Ryan seeks unity from House GOP to run for speaker
Wisconsin Rep. Paul Ryan is seeking unity in a place it's rarely found, telling House Republicans he will serve as their speaker only if they embrace him by week's end as their consensus candidate.
It's a big "if" for a House GOP that's careened from one crisis to another in recent years, with a compromise-averse band of hardliners forcing a partial government shutdown two years ago, ultimately driving out the current House speaker, and scaring off his No. 2.
That left Ryan, the GOP's 2012 vice presidential nominee, to get dragged reluctantly into seeking a job he never wanted. As he announced late Tuesday that he would seek the speakership, Ryan made clear that he would do so only with conditions. He wants the endorsement of the major caucuses of the House, including the hardline Freedom Caucus.
That's the group whose threats against Speaker John Boehner pushed him to announce he would resign by month's end and forced Majority Leader Kevin McCarthy to abruptly drop his campaign to replace him.
Coming days will tell if Ryan can win their support or become their latest victim.
"I came to the conclusion that this is a very dire moment, not just for Congress, not just for the Republican Party, but for our country. And I think our country is in desperate need of leadership," Ryan said.
"What I told members is if you can agree to these requests and if I can truly be a unifying figure, then I will gladly serve, and if I am not unifying, that is fine as well - I will be happy to stay where I am."
The 45-year-old Ryan gave his colleagues until Friday to express their support. Members of the Freedom Caucus quickly made clear they remained to be convinced.
"I think he has to campaign for it. We've heard one speech," said Rep. Scott Perry, R-Pa. "We're willing to listen but it's the beginning of the conversation as far as I'm concerned."
"I think there are other candidates in this race, and I want to hear what they have to say," said another Freedom Caucus member, Rep. Ken Buck of Colorado.
The other candidates, nearly a dozen, all lack Ryan's stature and broad support and it's not clear if any of them could gather the needed backing to become speaker.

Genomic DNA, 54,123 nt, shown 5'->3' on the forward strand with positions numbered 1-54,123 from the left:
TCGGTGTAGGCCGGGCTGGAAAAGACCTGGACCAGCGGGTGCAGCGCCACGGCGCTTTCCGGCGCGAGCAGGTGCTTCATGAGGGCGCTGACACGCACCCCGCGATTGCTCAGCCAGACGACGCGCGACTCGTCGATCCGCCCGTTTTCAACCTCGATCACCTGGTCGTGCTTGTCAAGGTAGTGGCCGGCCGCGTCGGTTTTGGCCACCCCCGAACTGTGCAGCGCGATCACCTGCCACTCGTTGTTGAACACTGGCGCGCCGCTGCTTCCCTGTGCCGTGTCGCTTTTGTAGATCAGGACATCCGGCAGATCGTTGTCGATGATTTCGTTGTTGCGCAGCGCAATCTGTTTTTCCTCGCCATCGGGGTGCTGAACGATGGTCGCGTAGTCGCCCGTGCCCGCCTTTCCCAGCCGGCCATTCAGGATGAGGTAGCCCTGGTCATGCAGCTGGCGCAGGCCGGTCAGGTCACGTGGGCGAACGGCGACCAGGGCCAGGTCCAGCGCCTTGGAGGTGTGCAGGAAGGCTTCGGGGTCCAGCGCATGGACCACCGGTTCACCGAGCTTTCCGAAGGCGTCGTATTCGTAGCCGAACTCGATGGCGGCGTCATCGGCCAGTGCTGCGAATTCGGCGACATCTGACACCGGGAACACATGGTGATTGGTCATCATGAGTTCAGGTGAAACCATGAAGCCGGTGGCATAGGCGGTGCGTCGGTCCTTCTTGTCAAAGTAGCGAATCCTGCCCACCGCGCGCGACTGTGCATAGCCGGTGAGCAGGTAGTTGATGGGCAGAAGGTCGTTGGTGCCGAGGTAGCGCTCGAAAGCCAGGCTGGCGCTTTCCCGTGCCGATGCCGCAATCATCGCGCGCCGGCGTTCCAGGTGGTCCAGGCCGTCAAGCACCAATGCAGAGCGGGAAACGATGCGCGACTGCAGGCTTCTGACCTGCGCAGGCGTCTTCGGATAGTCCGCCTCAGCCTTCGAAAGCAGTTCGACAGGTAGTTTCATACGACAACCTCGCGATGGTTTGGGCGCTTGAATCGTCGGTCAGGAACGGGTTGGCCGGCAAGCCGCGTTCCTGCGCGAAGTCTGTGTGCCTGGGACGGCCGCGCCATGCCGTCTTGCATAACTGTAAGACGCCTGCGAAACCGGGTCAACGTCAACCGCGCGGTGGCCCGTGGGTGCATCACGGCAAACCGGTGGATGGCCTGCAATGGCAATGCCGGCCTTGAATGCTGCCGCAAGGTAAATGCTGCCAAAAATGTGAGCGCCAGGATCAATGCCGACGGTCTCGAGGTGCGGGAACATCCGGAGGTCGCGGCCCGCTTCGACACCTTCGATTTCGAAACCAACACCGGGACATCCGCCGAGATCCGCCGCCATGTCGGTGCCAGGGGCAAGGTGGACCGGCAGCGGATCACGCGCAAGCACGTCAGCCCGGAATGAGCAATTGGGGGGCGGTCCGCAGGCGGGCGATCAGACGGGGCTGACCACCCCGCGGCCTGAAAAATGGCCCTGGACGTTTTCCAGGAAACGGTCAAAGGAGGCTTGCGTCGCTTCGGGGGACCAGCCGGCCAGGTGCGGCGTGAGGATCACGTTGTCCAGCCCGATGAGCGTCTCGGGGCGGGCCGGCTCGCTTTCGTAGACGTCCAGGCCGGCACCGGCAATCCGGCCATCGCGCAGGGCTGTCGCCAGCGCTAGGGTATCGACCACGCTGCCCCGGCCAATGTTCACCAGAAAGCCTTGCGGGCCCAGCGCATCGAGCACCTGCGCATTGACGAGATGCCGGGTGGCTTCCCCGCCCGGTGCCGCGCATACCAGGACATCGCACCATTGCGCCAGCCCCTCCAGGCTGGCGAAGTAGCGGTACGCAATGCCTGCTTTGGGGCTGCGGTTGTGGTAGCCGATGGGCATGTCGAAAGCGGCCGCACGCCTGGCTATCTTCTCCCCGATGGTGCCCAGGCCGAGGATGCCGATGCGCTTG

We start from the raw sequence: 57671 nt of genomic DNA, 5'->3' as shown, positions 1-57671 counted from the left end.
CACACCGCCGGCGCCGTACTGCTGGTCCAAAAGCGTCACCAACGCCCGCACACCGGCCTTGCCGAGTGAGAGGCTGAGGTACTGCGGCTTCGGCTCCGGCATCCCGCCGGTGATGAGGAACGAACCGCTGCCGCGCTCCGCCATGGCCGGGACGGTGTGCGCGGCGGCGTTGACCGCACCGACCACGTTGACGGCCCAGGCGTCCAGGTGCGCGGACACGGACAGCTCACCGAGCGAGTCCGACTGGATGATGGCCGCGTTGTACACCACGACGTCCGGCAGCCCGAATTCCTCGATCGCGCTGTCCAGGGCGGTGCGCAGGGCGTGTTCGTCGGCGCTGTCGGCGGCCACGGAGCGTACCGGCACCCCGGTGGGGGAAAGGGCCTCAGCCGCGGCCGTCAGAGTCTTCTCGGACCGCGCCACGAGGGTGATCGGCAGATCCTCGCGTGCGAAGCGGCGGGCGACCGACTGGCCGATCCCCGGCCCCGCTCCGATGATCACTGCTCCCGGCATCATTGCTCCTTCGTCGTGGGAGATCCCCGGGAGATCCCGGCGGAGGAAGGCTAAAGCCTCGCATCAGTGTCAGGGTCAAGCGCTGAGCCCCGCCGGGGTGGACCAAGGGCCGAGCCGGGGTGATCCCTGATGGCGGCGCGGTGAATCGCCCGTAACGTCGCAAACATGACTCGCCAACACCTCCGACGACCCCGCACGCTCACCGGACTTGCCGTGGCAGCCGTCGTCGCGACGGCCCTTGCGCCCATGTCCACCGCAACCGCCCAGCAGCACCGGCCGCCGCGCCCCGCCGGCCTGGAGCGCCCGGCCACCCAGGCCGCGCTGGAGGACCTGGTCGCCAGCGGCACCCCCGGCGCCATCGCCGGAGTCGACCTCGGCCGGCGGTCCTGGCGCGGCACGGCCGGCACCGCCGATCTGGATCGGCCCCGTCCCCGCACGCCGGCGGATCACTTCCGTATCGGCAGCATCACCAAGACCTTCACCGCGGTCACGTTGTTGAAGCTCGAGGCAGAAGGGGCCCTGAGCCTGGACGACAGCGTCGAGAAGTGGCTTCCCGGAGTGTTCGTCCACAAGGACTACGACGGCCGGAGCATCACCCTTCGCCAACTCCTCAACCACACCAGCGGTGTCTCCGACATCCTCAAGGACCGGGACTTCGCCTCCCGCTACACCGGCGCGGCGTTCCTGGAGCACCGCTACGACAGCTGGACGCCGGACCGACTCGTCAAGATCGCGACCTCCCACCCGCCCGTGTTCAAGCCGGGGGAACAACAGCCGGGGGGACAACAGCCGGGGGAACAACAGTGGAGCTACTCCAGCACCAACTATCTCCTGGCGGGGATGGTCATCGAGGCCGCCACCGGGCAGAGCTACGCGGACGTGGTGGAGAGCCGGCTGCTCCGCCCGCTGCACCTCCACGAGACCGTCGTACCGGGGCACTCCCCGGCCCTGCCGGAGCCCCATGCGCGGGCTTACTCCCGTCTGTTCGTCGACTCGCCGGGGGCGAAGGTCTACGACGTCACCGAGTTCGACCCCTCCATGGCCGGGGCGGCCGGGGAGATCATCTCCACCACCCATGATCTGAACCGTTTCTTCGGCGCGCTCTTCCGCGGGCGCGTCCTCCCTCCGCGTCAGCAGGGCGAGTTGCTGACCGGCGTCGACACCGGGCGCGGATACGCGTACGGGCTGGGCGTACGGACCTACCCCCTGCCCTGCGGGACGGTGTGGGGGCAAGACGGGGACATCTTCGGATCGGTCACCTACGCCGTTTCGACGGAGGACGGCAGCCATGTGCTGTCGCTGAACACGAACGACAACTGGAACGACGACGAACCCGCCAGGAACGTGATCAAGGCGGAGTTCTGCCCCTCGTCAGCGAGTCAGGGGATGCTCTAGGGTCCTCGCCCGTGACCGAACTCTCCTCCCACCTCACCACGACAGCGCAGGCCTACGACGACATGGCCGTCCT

Ryan had avoided getting drawn into the speaker's contest, saying he would prefer to stay on as chairman of the tax-writing Ways and Means Committee, which he's described as his dream job.
But with chaos ahead and the prospect of even more of it if he passed on the job, Ryan reconsidered under pressure from party leaders. Congress is hurtling toward an early November deadline to raise the federal borrowing limit or invite a first-ever default, and a deadline to pass spending legislation or risk a government shutdown will follow in early December.
Ryan laid out a number of conditions under which he would serve, aimed at defusing an atmosphere of constant chaos and crisis that has hung over the House as tea party-backed lawmakers pushed for confrontation with the White House and demanded changes that the strictures of divided government never could deliver.
He said he encourages changes to rules and procedures - something eagerly sought by members of the Freedom Caucus who claim they've been shut out of legislating in the House. But he said any such changes must be made as a team, with input from all. Ryan also sought a change in the process for a "motion to vacate the chair" - the procedure conservatives were threatening against Boehner, which would have resulted in a floor vote on his speakership and ultimately drove him to resign.
"He said he's willing to take arrows in his chest, but not in his back," said Rep. Peter King of New York.
Ryan himself told lawmakers in the meeting that in the wake of Boehner and McCarthy, "I won't be the third log on the bonfire."
And Ryan made clear that family comes first and said he would be spending less time on the road than Boehner, who traveled nearly every weekend raising money for the party. Ryan, by contrast, has three school-age kids in Janesville, Wisconsin, and wants to be able to continue to spend plenty of time with them.
"I genuinely worry about the consequences that my agreeing to serve will have on them. Will they experience the viciousness and incivility that we all face here on a daily basis?" Ryan said. "But my greatest worry, my greatest worry is the consequence of not stepping up, of someday having my own kids ask me, 'When the stakes were so high, why didn't you do all you could do, why didn't you stand and fight for my future?' "
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